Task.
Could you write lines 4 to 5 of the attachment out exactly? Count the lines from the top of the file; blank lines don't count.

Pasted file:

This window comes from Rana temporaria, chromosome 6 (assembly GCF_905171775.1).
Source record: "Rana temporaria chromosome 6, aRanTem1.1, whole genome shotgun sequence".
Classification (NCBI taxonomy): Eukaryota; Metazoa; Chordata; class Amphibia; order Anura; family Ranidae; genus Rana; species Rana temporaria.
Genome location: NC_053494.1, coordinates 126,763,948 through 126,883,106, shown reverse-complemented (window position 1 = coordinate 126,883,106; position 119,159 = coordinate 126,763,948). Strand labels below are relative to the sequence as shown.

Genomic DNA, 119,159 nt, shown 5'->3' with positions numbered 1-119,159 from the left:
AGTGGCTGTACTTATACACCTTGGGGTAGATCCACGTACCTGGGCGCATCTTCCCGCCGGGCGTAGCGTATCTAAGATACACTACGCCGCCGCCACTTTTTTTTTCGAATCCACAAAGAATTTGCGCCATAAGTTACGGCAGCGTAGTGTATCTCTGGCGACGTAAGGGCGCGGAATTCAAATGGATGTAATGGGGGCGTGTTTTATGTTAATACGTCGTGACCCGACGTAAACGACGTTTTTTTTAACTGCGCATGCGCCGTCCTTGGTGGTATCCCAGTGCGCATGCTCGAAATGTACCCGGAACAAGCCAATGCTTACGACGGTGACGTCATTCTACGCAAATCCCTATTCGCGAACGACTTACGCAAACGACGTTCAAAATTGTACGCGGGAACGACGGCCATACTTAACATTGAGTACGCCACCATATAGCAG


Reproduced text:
Genome location: NC_053494.1, coordinates 126,763,948 through 126,883,106, shown reverse-complemented (window position 1 = coordinate 126,883,106; position 119,159 = coordinate 126,763,948). Strand labels below are relative to the sequence as shown.

Genomic DNA, 119,159 nt, shown 5'->3' with positions numbered 1-119,159 from the left: